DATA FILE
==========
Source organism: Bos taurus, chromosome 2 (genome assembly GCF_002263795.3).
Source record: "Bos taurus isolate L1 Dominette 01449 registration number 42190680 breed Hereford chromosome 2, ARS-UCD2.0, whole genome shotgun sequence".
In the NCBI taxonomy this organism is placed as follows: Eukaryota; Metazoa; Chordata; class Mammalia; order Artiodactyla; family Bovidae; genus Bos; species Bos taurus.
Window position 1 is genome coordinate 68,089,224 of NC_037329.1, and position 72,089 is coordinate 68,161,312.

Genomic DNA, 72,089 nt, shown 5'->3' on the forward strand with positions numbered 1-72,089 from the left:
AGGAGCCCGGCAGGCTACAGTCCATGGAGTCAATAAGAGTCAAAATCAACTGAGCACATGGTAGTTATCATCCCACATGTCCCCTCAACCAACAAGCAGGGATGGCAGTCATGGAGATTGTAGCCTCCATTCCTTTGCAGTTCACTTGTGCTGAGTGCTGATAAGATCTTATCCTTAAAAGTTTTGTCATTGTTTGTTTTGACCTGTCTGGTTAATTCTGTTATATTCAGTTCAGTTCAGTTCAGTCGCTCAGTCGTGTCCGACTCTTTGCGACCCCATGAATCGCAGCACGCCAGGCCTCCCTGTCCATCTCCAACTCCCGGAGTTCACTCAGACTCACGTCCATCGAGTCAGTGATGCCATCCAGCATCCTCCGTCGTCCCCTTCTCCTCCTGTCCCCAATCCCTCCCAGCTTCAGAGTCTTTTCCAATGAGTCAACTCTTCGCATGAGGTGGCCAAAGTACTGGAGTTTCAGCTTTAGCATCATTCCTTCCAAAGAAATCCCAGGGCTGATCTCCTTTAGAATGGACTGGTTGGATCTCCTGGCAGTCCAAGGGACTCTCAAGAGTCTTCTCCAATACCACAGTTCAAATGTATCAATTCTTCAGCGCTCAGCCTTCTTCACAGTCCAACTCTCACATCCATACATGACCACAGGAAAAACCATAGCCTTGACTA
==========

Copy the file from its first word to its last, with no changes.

Source organism: Bos taurus, chromosome 2 (genome assembly GCF_002263795.3).
Source record: "Bos taurus isolate L1 Dominette 01449 registration number 42190680 breed Hereford chromosome 2, ARS-UCD2.0, whole genome shotgun sequence".
In the NCBI taxonomy this organism is placed as follows: Eukaryota; Metazoa; Chordata; class Mammalia; order Artiodactyla; family Bovidae; genus Bos; species Bos taurus.
Window position 1 is genome coordinate 68,089,224 of NC_037329.1, and position 72,089 is coordinate 68,161,312.

Genomic DNA, 72,089 nt, shown 5'->3' on the forward strand with positions numbered 1-72,089 from the left:
AGGAGCCCGGCAGGCTACAGTCCATGGAGTCAATAAGAGTCAAAATCAACTGAGCACATGGTAGTTATCATCCCACATGTCCCCTCAACCAACAAGCAGGGATGGCAGTCATGGAGATTGTAGCCTCCATTCCTTTGCAGTTCACTTGTGCTGAGTGCTGATAAGATCTTATCCTTAAAAGTTTTGTCATTGTTTGTTTTGACCTGTCTGGTTAATTCTGTTATATTCAGTTCAGTTCAGTTCAGTCGCTCAGTCGTGTCCGACTCTTTGCGACCCCATGAATCGCAGCACGCCAGGCCTCCCTGTCCATCTCCAACTCCCGGAGTTCACTCAGACTCACGTCCATCGAGTCAGTGATGCCATCCAGCATCCTCCGTCGTCCCCTTCTCCTCCTGTCCCCAATCCCTCCCAGCTTCAGAGTCTTTTCCAATGAGTCAACTCTTCGCATGAGGTGGCCAAAGTACTGGAGTTTCAGCTTTAGCATCATTCCTTCCAAAGAAATCCCAGGGCTGATCTCCTTTAGAATGGACTGGTTGGATCTCCTGGCAGTCCAAGGGACTCTCAAGAGTCTTCTCCAATACCACAGTTCAAATGTATCAATTCTTCAGCGCTCAGCCTTCTTCACAGTCCAACTCTCACATCCATACATGACCACAGGAAAAACCATAGCCTTGACTA